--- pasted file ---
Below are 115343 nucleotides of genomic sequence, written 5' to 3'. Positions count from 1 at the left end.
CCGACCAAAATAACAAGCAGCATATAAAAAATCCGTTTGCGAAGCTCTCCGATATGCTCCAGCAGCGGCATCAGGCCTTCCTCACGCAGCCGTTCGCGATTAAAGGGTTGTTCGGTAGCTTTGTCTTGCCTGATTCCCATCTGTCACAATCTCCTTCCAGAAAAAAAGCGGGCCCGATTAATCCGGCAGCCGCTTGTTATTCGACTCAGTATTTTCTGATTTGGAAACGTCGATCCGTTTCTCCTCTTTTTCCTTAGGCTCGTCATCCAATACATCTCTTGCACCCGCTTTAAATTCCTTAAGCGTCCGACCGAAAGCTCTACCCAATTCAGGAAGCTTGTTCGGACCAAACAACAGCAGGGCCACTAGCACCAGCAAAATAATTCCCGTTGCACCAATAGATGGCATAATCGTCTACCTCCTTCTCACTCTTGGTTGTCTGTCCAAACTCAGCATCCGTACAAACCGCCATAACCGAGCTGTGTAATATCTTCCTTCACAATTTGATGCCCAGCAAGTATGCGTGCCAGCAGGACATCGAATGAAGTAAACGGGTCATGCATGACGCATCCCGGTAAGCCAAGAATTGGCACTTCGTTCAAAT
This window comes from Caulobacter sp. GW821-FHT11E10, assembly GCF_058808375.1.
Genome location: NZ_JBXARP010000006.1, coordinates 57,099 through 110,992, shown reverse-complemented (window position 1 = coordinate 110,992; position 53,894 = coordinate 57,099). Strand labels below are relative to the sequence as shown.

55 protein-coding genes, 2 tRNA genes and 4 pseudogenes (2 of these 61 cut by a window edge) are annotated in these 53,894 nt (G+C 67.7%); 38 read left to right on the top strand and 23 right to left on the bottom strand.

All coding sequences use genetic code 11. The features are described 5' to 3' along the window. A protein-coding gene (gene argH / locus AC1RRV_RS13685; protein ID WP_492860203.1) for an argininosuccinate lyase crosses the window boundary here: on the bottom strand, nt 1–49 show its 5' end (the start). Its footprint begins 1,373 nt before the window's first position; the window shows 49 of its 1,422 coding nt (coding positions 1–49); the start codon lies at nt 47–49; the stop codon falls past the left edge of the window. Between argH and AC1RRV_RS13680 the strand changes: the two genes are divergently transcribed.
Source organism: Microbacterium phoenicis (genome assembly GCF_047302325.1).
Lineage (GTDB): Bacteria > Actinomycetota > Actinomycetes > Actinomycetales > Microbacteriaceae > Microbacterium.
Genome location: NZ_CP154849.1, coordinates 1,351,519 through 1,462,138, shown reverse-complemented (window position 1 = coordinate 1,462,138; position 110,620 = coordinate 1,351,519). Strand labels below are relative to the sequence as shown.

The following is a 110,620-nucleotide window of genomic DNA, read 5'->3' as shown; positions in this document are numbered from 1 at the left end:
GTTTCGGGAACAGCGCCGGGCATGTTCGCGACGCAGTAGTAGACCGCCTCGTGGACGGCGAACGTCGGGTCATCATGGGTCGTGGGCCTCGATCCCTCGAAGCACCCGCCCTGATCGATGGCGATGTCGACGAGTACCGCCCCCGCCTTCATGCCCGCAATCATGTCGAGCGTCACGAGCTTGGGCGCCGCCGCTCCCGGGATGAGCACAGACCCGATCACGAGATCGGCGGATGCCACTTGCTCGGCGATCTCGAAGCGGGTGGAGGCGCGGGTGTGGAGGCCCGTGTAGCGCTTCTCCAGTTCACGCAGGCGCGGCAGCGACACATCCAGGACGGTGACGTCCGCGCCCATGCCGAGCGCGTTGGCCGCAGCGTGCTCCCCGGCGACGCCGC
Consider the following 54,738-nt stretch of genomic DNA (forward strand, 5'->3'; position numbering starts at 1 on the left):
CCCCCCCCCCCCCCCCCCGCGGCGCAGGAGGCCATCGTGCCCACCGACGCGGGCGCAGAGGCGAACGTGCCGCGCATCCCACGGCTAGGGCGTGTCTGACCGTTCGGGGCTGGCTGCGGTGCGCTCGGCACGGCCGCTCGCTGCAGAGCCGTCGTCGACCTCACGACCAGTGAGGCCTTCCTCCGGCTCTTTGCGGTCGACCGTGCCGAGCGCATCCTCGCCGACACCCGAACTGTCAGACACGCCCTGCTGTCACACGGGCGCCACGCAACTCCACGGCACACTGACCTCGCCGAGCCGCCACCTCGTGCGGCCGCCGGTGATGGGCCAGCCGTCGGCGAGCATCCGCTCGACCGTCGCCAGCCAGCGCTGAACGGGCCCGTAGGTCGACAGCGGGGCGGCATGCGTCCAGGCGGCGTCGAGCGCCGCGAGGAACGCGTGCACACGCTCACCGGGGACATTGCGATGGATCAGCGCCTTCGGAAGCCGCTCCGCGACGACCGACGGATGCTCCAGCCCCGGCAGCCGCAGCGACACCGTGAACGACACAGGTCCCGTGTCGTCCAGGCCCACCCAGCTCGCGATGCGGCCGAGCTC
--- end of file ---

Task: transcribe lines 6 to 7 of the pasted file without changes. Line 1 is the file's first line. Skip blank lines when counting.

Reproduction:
All coding sequences use genetic code 11. The features are described 5' to 3' along the window. A protein-coding gene (gene argH / locus AC1RRV_RS13685; protein ID WP_492860203.1) for an argininosuccinate lyase crosses the window boundary here: on the bottom strand, nt 1–49 show its 5' end (the start). Its footprint begins 1,373 nt before the window's first position; the window shows 49 of its 1,422 coding nt (coding positions 1–49); the start codon lies at nt 47–49; the stop codon falls past the left edge of the window. Between argH and AC1RRV_RS13680 the strand changes: the two genes are divergently transcribed.
Source organism: Microbacterium phoenicis (genome assembly GCF_047302325.1).